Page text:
14. “Q Who” (Season 2, Episode 16): Another key villain is introduced in this episode, the Borg in this case. Q decides to teach the crew a lesson and sends them to the farthest reaches of space. I love that, because it refutes Picard’s humanism in a subtle way, as the captain himself notes at the end of the episode: the Borg encounter, which exacts the highest number of crew deaths we’ve seen on the series so far, is needed to kick the Federation out of its smugness and complacency. The most dramatic scene, where a desperate Picard has to admit that he is out of his league and beg for help, is profound, and Riker, Worf, and Data’s exploration of the Borg Cube is pure sci-fi greatness as we learn about this hive species.
13 and 12. “Best of Both Worlds, Part 1 and 2” (Season 3, Episode 26; Season 4, Episode 1): This is often considered the high point of the series. It’s a smart two-parter that takes big risks that mostly pay off, but I can’t rank it that high for a few reasons. Part 1 is bogged down by a deeply uninteresting storyline about Riker’s promotion and his sense of competition with Commander Shelby. While it does have a rewarding climax, as Riker makes a truly command-level decision by firing a potentially lethal weapon at a ship holding an assimilated Picard, much of the build-up is shrill, obvious, and botched. Part II is a bit better, and succeeds because of a greater sense of its own bigness; it freely throws out phrases like “Wolf 356” as if it knows that they will become ensconced in Trek lore, and we can feel the palpable desperation of the crew through strong acting from the supporting cast, dramatic pacing, and an intense score.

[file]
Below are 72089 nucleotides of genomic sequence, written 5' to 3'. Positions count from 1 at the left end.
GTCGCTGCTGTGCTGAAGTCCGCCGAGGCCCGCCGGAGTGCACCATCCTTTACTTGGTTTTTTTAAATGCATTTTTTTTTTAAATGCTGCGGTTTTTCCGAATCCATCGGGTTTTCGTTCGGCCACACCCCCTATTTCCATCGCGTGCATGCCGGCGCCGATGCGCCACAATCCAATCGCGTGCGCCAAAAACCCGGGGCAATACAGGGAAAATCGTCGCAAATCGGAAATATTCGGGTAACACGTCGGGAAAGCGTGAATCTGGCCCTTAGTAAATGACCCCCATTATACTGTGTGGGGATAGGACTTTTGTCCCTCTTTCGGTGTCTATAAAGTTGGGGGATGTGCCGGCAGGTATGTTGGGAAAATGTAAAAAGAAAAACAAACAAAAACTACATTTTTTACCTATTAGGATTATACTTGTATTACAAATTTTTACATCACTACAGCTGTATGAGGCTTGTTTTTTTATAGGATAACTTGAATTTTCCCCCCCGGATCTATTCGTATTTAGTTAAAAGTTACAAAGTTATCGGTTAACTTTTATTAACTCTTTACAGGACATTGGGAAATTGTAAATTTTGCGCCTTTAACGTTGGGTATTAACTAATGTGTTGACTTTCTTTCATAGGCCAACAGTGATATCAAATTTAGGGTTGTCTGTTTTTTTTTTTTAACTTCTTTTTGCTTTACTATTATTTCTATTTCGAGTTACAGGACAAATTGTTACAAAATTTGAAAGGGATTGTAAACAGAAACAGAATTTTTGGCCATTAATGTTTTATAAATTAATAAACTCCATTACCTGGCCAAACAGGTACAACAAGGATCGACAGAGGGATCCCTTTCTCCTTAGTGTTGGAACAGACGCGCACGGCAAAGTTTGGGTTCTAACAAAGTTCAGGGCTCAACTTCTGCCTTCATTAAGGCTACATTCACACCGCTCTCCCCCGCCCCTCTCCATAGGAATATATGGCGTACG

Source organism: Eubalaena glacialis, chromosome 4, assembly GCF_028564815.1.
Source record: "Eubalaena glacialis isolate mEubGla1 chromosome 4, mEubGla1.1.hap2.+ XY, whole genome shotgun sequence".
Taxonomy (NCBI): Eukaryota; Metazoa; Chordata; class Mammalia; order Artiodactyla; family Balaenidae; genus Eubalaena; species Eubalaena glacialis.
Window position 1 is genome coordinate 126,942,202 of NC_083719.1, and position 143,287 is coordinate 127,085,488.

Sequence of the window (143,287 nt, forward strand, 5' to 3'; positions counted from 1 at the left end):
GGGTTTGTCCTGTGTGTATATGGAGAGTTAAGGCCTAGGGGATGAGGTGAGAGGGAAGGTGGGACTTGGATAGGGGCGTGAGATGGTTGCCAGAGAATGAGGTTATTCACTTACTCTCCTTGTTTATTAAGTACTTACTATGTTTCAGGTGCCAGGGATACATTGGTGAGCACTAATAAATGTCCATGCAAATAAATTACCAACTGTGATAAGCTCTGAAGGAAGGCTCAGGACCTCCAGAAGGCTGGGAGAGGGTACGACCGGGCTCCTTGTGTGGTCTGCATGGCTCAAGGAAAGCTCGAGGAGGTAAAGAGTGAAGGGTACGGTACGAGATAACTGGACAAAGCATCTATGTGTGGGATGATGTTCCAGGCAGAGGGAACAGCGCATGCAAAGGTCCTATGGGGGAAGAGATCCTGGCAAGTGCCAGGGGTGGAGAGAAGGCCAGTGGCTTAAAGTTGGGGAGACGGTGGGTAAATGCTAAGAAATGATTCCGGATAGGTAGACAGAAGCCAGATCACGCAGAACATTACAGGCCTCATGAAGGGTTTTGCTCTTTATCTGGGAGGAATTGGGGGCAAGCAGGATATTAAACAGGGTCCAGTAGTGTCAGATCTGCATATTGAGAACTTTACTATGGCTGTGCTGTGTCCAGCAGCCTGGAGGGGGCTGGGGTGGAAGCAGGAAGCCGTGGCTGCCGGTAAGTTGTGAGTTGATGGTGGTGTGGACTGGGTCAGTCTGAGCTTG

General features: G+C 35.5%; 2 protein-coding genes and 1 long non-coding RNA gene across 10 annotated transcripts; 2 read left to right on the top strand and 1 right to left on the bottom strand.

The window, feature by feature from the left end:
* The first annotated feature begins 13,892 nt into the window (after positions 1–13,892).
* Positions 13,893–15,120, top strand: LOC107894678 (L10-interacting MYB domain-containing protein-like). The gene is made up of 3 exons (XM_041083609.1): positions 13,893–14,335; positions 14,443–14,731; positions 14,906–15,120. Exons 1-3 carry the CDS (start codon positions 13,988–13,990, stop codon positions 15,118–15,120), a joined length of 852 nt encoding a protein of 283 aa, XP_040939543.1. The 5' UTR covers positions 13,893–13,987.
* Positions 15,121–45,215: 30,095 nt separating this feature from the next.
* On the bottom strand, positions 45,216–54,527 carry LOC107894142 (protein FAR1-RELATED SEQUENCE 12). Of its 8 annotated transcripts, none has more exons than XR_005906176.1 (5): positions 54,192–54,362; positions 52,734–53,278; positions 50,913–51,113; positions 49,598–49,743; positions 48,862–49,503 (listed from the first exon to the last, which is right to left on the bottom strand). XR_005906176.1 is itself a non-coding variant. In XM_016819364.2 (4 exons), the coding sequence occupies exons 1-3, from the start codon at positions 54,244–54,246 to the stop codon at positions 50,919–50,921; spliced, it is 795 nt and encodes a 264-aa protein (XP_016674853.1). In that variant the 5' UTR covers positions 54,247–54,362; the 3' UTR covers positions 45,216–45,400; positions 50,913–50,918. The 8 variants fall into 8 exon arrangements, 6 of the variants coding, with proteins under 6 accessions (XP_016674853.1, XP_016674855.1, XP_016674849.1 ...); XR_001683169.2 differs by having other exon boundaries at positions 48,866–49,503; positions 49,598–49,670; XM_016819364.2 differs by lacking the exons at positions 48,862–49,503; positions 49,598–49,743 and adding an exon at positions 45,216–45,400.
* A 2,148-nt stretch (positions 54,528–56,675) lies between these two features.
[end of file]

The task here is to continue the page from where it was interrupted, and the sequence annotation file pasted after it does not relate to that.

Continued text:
11. “Cause and Effect” (Season 5, Episode 18): This episode could have been a disaster, as the crew is stuck in a time loop, and relives the same few days over and over again. Branon Braga writes his first of many mind blowing, reality-distorting episodes, using some clever conceits- a glass broken by Crusher, a card game that evinces a sense of deja vu. Frakes, too, does the right thing by shooting each round through the time loop differently, as slowly, the crew becomes aware of their dilemma and is able to communicate a message to their future selves. There’s a great payoff at the end too, as we see Frasier Crane arrive from the Original Series movie-era as a time-displaced Starfleet captain.
What do you think so far? I’ll reveal my top 10 soon, but to list my five honorable mentions of episodes that barely missed the top 20: “Lower Decks,” “Frame of Mind,” “Loud as a Whisper,” “The Emissary,” and “The First Duty.”